3 Ap­proaches to Safe­guard Your Log Home

What log main­te­nance projects can you tackle your­self and when should you call a pro? Log home stain man­u­fac­tur­ers and restora­tion ex­perts weigh in with their best ad­vice.

Log Home Living - - CONTENTS -

What projects can you tackle your­self and when should you call a pro? Log home stain and restora­tion ex­perts weigh in with their best ad­vice.

There’s no mys­tery to mak­ing sure your log home looks great and per­forms its best. It’s pretty sim­ple re­ally — take care of it. Think of it in terms of keep­ing your body healthy: Eat­ing right and ex­er­cis­ing helps avoid prob­lems, and over-the- counter medicine lets you take care of the lit­tle is­sues that arise your­self. But some­times you need to call in a doc­tor for the big stuff. Log home main­te­nance is much the same. Our three ap­proaches to main­te­nance and restora­tion will help you pro­tect your log home’s health. Ap­proach 1: Avoid­ance No, this isn’t to sug­gest a pass from ba­sic up­keep, but you can avoid a host of po­ten­tial larger is­sues by in­cor­po­rat­ing a few ba­sic el­e­ments into your log home’s de­sign at the onset.

Wrap-around porches and deep over­hangs keep rain from com­ing in di­rect con­tact with your logs. For ex­tra pro­tec­tion from mois­ture, keep ex­posed log ends prop­erly sealed. (They’re one of the most vul­ner­a­ble parts of the log, ac­cord­ing to Jim Mc­Cain, founder of Weather­all Com­pany, a stain and sealant man­u­fac­turer.) In­clude gutters and down­spouts to chan­nel pre­cip­i­ta­tion away from your home.

If you live in snow coun­try, build a foun­da­tion high enough so your first log course is at least 6 inches above your av­er­age ac­cu­mu­la­tion.

And be sure to ori­ent your house so it’s shielded from the sun’s harm­ful UV rays.

Ap­proach 2: DIY

To keep your log home healthy and happy, the most ele­men­tary thing you can do is also the eas­i­est and least ex­pen­sive — keep the ex­te­rior clean. “All you need is a gar­den hose, a sprayer and a bot­tle of gen­tle de­ter­gent, like Dawn dish­wash­ing liq­uid or Sim­ple Green,” says Tom Kuhns with Log Build­ing Main­te­nance and Restora­tion in Mil­ton, Penn­syl­va­nia. It only takes an hour or two, de­pend­ing on the size of your home, but it’s time well spent. “Do this on an an­nual or semi-an­nual ba­sis on a new log home, and you can pre­vent a lot of prob­lems from hap­pen­ing, like lay­ers of dirt from mow­ing the lawn or pollen buildup. This sim­ple job ex­tends the life of your fin­ish and your logs,” Tom says.

Ac­cord­ing to Tom, if you don’t keep your logs clean, dirt par­ti­cles will not only sit on the sur­face of them, but be­come em­bed­ded in the fin­ish, es­pe­cially in the sum­mer when the log ex­te­rior gets warm. Left unchecked, the sun can es­sen­tially bake the de­bris into the stain or top coat. If this hap­pens, a sim­ple clean­ing won’t re­move it. Don’t panic, though. Jim sug­gests a light sanding with a palm sander may do the trick. How­ever, if you do this, you will have to reap­ply a top coat to seal and pro­tect the wood. Be sure you the logs are sand-dust free, clean and com­pletely dry be­fore you re­seal.

An­other thing you can tackle your­self on the cheap is mild mold/mildew re­moval. A pe­ri­odic walk around the perime­ter of your home will clue you in. Pay close at­ten­tion to the logs clos­est to ground level and near the eaves/over­hangs, es­pe­cially on the north side of your home, which won’t get as much di­rect sun. De­pend­ing on the kind of mold it is, it can be al­most black, white or bluish-green and can be patchy or tex­tured. If you see it, deal with it im­me­di­ately. You don’t want it to get un­der­neath the stain/top coat.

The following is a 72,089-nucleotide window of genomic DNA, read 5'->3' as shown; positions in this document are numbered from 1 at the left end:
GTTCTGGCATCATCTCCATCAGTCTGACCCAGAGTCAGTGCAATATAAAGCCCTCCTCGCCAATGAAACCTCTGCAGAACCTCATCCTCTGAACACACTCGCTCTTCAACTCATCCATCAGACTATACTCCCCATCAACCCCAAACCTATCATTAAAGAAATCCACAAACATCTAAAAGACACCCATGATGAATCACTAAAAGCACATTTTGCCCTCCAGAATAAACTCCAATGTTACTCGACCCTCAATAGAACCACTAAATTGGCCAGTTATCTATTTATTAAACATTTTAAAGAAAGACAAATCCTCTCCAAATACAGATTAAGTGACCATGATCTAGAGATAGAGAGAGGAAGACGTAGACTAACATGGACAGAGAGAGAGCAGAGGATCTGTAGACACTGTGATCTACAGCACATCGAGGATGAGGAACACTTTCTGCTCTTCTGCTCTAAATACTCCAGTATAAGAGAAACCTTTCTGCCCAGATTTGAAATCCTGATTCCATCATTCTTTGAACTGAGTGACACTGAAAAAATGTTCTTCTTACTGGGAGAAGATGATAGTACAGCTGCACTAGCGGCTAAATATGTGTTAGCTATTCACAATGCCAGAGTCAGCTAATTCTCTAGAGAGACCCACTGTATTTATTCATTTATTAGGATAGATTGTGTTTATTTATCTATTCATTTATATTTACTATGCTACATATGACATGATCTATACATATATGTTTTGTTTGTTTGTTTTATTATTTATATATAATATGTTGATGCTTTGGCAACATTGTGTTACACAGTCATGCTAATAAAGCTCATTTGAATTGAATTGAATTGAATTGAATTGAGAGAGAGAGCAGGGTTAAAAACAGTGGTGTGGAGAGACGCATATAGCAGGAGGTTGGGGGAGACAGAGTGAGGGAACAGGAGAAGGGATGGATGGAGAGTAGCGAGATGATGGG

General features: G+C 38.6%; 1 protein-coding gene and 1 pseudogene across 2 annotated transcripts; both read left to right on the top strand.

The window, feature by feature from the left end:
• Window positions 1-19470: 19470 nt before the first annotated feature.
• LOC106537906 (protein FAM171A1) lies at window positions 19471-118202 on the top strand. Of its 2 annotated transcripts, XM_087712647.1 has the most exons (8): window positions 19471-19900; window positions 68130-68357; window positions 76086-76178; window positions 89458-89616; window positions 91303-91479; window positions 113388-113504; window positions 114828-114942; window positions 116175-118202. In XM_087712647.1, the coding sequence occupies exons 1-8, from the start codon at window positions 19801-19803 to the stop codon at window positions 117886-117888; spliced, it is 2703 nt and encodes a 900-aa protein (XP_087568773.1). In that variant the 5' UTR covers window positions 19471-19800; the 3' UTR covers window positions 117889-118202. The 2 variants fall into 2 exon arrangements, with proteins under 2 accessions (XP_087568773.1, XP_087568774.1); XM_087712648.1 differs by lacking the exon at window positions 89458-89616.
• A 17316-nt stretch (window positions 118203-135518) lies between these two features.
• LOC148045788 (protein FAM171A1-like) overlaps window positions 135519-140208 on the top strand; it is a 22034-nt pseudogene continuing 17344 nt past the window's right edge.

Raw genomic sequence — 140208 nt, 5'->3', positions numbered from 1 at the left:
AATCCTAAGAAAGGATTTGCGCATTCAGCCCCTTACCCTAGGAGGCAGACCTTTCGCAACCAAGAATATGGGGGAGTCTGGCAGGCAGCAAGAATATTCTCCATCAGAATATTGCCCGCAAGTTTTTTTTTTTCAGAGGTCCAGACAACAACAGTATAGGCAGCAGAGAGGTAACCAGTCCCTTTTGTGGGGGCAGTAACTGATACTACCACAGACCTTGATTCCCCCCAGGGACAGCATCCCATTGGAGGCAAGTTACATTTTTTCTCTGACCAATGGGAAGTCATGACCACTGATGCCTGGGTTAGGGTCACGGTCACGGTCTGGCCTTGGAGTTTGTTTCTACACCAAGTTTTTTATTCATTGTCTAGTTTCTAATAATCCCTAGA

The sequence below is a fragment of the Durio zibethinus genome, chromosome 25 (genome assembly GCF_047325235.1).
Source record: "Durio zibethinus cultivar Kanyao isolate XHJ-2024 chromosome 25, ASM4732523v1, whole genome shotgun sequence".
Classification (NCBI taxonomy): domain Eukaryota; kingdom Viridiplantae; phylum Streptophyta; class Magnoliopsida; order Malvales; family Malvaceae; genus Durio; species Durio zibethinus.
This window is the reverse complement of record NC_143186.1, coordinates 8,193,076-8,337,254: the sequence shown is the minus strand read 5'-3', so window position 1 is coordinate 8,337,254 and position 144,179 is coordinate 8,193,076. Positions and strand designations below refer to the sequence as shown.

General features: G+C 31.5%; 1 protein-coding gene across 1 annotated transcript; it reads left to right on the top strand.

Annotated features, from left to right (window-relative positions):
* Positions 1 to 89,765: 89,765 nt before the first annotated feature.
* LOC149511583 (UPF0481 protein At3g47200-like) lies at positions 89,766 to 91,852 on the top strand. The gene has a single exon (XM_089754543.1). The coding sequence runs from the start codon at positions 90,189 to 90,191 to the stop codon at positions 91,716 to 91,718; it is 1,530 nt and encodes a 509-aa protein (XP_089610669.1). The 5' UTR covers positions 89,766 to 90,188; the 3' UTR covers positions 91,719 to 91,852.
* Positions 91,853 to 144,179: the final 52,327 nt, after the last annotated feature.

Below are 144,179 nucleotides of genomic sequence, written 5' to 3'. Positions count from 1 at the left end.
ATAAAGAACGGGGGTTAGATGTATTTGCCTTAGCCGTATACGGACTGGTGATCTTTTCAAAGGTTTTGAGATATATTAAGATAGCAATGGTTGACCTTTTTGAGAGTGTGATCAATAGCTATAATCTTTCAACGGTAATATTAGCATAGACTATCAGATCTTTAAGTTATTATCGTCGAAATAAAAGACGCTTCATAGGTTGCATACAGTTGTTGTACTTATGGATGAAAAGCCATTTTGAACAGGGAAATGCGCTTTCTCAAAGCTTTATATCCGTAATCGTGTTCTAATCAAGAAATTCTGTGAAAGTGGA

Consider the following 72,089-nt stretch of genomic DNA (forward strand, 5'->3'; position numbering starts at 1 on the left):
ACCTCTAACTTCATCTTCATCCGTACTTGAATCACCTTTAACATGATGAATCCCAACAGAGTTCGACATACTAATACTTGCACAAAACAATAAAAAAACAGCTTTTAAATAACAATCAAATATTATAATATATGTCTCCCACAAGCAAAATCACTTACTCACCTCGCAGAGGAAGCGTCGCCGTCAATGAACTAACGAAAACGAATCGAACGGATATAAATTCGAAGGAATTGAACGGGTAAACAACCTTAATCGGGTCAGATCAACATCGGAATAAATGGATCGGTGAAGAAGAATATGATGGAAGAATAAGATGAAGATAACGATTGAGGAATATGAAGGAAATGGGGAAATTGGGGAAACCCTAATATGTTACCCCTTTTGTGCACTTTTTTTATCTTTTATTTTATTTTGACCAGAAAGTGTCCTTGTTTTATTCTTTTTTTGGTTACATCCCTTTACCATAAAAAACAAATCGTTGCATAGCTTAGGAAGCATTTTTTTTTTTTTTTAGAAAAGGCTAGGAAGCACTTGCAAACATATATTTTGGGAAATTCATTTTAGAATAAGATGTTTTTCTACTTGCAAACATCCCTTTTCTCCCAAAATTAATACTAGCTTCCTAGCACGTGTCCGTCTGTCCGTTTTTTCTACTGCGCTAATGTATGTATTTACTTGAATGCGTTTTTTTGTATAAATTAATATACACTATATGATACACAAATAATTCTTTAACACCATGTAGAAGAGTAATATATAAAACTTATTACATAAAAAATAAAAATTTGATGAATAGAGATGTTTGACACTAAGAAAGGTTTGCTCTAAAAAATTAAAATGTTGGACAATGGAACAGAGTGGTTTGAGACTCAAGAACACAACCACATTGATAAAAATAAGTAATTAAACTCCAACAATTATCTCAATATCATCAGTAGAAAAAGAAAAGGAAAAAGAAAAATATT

To test, Charis Bab­cock with Coloradobased Sashco rec­om­mends a Q-tip test: Dip a swab in house­hold bleach and ap­ply it to the site of the dis­col­oration. If the bleach takes it off im­me­di­ately, the mold is on the sur­face and can be re­moved with a sim­ple clean­ing. If it comes off, but takes 30 to 60 sec­onds to do so, the mold likely has pen­e­trated the stain, which re­quires more work — maybe even stain re­moval and reap­pli­ca­tion by a pro­fes­sional. Again, ba­sic main­te­nance (and choos­ing a log fin­ish with a midew­cide ad­di­tive) will help keep these kinds of is­sues at bay.

Ap­proach 3: Call in the Pros.

Even if you’re the most diehard do-it-your­selfer, there are some jobs best left to the pro­fes­sion­als to en­sure they’re done right. Stain re­moval via me­dia blast­ing (us­ing high-pres­sure glass, corn­cob, soda or other ma­te­ri­als), chink­ing re­pair or re­place­ment, mit­i­gat­ing se­vere mold/ mildew growth, en­clos­ing holes made by pests like wood­peck­ers or car­pen­ter bees or log re­place­ment or re-fac­ing are all tasks that a true log home restora­tion pro­fes­sional will know ex­actly how to deal with. Their ex­pe­ri­ence is in­valu­able.

Though it sounds sim­ple enough, reg­u­lar stain re-ap­pli­ca­tion (based on your stain/sealant man­u­fac­turer’s rec­om­mended sched­ule) also may be a job you’ll want a pro to han­dle. Some stains, es­pe­cially ones that dry fast, can be tricky for an ama­teur to ap­ply. A pro­fes­sional ap­pli­ca­tor will know how to pre­vent over­lap marks, dark patches, drips and other stain mis­steps.

Whether you’re giv­ing your home its an­nual pre­ven­tive wash or you see a po­ten­tial prob­lem and need to call for re­in­force­ments, don’t pro­cras­ti­nate. Things aren’t go­ing to mag­i­cally take care of them­selves, and the longer you let it go, the more time con­sum­ing, dif­fi­cult and costly it will get.

BOT­TOM: If you see signs of mold or mildew like this, don’t pro­cras­ti­nate! Clean it right away be­fore it gets un­der the logs’ fin­ish and into the wood fibers.

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